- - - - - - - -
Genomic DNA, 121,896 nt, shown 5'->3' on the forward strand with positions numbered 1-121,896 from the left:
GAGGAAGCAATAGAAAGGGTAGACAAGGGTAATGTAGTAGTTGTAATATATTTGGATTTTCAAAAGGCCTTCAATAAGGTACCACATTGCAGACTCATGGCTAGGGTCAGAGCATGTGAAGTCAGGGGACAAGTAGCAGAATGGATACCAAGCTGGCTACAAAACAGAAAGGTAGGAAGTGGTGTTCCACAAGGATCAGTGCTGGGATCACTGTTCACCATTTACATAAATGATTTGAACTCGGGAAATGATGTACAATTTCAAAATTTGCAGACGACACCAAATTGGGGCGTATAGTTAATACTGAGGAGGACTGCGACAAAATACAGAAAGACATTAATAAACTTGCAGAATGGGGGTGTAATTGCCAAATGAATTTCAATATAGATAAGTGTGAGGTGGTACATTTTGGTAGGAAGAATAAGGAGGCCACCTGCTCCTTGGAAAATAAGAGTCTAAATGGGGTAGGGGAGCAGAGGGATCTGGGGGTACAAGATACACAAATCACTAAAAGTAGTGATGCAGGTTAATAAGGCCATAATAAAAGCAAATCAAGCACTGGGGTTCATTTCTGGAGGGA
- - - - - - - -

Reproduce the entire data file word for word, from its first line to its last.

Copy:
Genomic DNA, 121,896 nt, shown 5'->3' on the forward strand with positions numbered 1-121,896 from the left:
GAGGAAGCAATAGAAAGGGTAGACAAGGGTAATGTAGTAGTTGTAATATATTTGGATTTTCAAAAGGCCTTCAATAAGGTACCACATTGCAGACTCATGGCTAGGGTCAGAGCATGTGAAGTCAGGGGACAAGTAGCAGAATGGATACCAAGCTGGCTACAAAACAGAAAGGTAGGAAGTGGTGTTCCACAAGGATCAGTGCTGGGATCACTGTTCACCATTTACATAAATGATTTGAACTCGGGAAATGATGTACAATTTCAAAATTTGCAGACGACACCAAATTGGGGCGTATAGTTAATACTGAGGAGGACTGCGACAAAATACAGAAAGACATTAATAAACTTGCAGAATGGGGGTGTAATTGCCAAATGAATTTCAATATAGATAAGTGTGAGGTGGTACATTTTGGTAGGAAGAATAAGGAGGCCACCTGCTCCTTGGAAAATAAGAGTCTAAATGGGGTAGGGGAGCAGAGGGATCTGGGGGTACAAGATACACAAATCACTAAAAGTAGTGATGCAGGTTAATAAGGCCATAATAAAAGCAAATCAAGCACTGGGGTTCATTTCTGGAGGGA